Wednesday, November 14, 2007

PBS Embarrassment: NOVA Misleadingly Tells Half the Story

I only had time to watch the beginning of the NOVA show "Judgment Day: Intelligent Design." That was enough to get the one-sided flavor. I hope to post on this again once I have seen the whole thing.

I did want to comment on one aspect that I found noteworthy. I am no fan of the Dover school board or its unwise policy. But in the first 30 to 40 minutes of the show, I was struck by how many personal attacks were made against individuals on the board. Locals supporting the plaintiffs were repeatedly shown on camera making ad hominem attacks on individuals. The Dover school board members who were interviewed on camera generally did not do likewise. Was this an editing choice? The locals sympathetic to the plaintiffs seem to be taking a page right out of the Panda's Thumb blog, with logic something like: Intelligent Design is not science, because the Dover school board members are bad people. This will not convince anyone except the Darwinian true faithful.

In one particularly strange interview segment, a local reporter named Laurie Lebo ridicules certain board members because they stated that they thought that reading the brief statement about ID was a reasonable compromise policy. I found that rather bizarre. After hearing people bemoan the culture war going on in Dover, why is seeking a compromise position a bad thing?

Well, we know the result: a single judge ruled decisively for one side, using insulting stereotypes, and insisting that no mention of ID be breathed in Dover schools, and that Darwinism shall never be questioned. And we all know that such a decision will never resolve the fundamental issues.

4 Comments:

At November 15, 2007 2:17 AM, Blogger Larry Fafarman said...

I was astonished that the Dover plaintiffs had the chutzpah to choose a theistic evolutionist, Ken Miller, as their lead expert witness in an establishment clause lawsuit. Logically, the plaintiffs' expert witnesses should have been godless blasphemous satan-worshiping atheists. Ken Miller wrote a book titled, "Finding Darwin's God." The defense attorneys should have tried to portray him as a bible-pounding holy rolling fundy.

 
At November 16, 2007 7:16 AM, Anonymous Ron said...

Perhaps one reason why they only told half the story is because most of the leading lights at the Disovery Institute declined to participate in the filming, despite repeated requests?

I'm sure you were going to get around to mentioning that, eventually. You know, in the interests of fairness.

 
At November 17, 2007 1:58 AM, Blogger Larry Fafarman said...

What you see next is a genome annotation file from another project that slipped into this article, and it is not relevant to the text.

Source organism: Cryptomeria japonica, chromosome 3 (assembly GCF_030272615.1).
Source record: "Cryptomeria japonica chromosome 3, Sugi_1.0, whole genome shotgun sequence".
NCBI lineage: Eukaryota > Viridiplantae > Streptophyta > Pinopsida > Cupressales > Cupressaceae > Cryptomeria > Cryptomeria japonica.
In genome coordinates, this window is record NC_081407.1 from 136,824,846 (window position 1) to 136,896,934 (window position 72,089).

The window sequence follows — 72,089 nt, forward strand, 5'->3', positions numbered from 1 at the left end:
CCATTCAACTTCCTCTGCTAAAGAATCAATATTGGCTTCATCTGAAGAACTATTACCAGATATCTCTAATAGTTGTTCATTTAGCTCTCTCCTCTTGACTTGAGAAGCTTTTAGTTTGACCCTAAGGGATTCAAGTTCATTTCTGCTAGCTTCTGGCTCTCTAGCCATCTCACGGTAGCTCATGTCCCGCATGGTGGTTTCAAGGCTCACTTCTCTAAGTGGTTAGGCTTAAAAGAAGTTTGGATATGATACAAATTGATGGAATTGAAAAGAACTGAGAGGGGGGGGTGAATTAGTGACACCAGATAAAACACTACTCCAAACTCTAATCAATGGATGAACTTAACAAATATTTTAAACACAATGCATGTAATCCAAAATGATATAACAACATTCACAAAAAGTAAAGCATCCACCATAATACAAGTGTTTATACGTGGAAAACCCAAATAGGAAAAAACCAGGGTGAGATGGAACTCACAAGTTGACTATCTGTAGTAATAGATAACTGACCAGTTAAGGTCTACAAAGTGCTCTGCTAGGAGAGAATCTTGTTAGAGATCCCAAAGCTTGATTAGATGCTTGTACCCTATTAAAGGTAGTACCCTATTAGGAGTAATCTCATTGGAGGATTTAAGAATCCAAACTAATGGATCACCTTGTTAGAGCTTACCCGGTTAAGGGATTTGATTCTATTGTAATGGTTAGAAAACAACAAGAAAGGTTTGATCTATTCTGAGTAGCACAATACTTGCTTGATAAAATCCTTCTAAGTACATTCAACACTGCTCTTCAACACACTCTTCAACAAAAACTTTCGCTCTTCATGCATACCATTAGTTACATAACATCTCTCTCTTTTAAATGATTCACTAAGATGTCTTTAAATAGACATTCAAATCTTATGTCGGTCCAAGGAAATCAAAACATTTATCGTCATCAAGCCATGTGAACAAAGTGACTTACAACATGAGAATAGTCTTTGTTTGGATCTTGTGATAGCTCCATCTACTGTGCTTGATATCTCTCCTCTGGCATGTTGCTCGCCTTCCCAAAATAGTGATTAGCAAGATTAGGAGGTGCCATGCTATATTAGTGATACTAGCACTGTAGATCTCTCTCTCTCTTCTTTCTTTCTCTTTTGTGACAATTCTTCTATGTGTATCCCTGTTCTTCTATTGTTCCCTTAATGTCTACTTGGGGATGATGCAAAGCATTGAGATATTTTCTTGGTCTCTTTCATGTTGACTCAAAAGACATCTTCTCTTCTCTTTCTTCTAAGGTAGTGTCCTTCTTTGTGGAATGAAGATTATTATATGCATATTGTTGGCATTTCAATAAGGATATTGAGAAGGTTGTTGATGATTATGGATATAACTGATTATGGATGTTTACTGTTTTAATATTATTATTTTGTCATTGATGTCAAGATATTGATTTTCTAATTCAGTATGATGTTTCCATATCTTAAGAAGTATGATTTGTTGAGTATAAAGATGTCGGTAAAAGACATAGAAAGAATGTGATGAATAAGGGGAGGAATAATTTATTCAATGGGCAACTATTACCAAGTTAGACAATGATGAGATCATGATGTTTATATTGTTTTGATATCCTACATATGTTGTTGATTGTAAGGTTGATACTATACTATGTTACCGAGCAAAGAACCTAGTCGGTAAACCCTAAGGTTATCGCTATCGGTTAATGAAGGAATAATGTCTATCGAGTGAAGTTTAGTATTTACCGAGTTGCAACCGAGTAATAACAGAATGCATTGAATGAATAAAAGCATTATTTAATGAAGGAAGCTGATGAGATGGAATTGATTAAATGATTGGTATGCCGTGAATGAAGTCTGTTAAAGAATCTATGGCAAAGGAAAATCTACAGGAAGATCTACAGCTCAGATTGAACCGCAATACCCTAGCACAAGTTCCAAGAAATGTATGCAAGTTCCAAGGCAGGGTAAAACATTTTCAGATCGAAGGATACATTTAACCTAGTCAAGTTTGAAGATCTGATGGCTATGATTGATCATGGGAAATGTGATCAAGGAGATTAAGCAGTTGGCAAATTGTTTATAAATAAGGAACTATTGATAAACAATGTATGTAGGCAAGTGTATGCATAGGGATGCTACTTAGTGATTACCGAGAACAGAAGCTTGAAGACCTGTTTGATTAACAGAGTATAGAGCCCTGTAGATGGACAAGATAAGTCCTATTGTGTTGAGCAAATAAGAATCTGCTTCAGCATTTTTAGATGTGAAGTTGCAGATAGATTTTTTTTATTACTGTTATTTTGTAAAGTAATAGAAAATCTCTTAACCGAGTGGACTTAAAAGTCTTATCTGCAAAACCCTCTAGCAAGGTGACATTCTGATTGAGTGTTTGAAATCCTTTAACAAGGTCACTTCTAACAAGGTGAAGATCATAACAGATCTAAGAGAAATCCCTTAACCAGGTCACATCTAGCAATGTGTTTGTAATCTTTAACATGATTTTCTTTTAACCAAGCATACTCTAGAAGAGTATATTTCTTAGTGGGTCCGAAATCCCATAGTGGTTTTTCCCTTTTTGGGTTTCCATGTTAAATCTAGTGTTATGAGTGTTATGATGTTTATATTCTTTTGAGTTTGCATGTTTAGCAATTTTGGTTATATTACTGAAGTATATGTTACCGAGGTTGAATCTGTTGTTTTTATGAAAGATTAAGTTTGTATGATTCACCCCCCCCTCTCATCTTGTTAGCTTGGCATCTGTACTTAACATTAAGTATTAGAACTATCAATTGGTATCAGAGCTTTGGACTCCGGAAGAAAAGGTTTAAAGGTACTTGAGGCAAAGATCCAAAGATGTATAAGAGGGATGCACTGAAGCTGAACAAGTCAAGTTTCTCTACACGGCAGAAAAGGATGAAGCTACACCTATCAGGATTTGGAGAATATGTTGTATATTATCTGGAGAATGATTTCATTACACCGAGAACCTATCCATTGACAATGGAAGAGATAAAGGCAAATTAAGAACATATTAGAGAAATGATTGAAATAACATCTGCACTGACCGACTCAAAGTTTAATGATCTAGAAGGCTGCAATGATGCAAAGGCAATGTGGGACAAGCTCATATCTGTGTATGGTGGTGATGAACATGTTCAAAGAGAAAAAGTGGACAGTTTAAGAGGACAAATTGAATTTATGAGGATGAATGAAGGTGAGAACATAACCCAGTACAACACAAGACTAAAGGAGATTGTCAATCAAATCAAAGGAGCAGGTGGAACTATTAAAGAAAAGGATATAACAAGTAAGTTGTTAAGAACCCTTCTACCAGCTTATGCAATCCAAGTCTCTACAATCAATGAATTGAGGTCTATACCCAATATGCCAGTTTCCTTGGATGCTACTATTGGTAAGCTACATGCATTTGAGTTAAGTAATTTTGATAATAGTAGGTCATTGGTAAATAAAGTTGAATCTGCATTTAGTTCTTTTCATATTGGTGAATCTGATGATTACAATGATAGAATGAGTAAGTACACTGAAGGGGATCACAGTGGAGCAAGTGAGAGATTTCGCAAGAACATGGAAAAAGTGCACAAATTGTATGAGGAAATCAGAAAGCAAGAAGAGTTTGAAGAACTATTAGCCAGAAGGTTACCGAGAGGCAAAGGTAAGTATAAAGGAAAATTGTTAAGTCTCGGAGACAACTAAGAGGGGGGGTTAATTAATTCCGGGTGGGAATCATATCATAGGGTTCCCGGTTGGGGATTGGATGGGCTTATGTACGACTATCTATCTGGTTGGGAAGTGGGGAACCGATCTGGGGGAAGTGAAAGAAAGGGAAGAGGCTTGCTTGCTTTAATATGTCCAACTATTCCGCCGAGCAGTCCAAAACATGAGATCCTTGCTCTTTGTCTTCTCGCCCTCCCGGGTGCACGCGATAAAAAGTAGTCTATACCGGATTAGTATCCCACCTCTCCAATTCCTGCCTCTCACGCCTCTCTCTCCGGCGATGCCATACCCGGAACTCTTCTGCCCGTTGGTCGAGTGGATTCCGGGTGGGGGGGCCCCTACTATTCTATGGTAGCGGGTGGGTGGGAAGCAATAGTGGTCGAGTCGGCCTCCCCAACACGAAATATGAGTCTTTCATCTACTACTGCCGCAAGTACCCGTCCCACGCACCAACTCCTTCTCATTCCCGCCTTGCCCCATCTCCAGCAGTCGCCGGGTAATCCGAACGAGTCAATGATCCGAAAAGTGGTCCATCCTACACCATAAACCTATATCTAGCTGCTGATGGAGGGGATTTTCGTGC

Ron said...

>>>>>> Perhaps one reason why they only told half the story is because most of the leading lights at the Disovery Institute declined to participate in the filming, despite repeated requests? <<<<<<

Yes, and that is not the first time the DI did that -- the DI's Casey Luskin did not grant a full interview for the book "Monkey Girl." They should just participate and then complain later if they feel that their views were not adequately presented. When they refuse to participate, they assure that their views won't be heard at all.

 
At November 17, 2007 1:47 PM, Anonymous Lawrence said...

Ron,

Glad you asked. You can find the answer here

Which says in part:


Initially, when we agreed to sit for interviews, as long as we could monitor and record the interviews, NOVA agreed. Not surprising. We've had this policy for almost four years and in that time we've recorded interviews with Newsweek, The New York Times, ABC News, CBS News, BBC, CBC and a number of other media outlets. This is not an unusual request.

In an e-mail Apsell wrote:

If DI believes it needs to make its own recordings of the interviews being conducted, that is acceptable as well provided that these recording activities do not interfere with NOVA's technical or journalistic needs in setting up and conducting its own recordings.


Perhaps it was after this was presented to us that Apsell heard about how we had held Nightline accountable and exposed their manipulative and biased editing of Dr. Meyer’s interview.
Ultimately, Apsell refused to let us record the interviews, writing to us just a few weeks later.

Upon reflection, I've decided that NOVA cannot set such a precedent, although we would be happy to provide a transcript or even a tape of our interview footage should you decide to participate.


The offer of a transcript or taped footage came with strings attached, however.


DI agrees that any use of such recordings will be limited to DI's commenting upon or reviewing the NOVA program or other related internal DI uses, and shall not be used for purposes unrelated to commenting upon the specific NOVA program, such as but not limited to, fundraising, lobbying, general advocacy, or in any publicly exhibited media.



Clearly, NOVA didn’t want to be held accountable. If they weren’t planning to slice and dice the interviews, then why not let us record them? If you've nothing to hide, why refuse to allow complete transcripts to be made available?
In the end NOVA wanted to sit pro-intelligent design scientists down in isolation and interrogate them about the Dover case and intelligent design. They wanted to be able to do as they please with the interviews, much like Nightline, and edit them to fit their biased, anti-ID agenda. And they weren’t about to give anyone permission to expose their manipulation of the interviews, so we would be denied the ability to ever expose the complete, unedited interviews “In any publicly exhibited media.”

 

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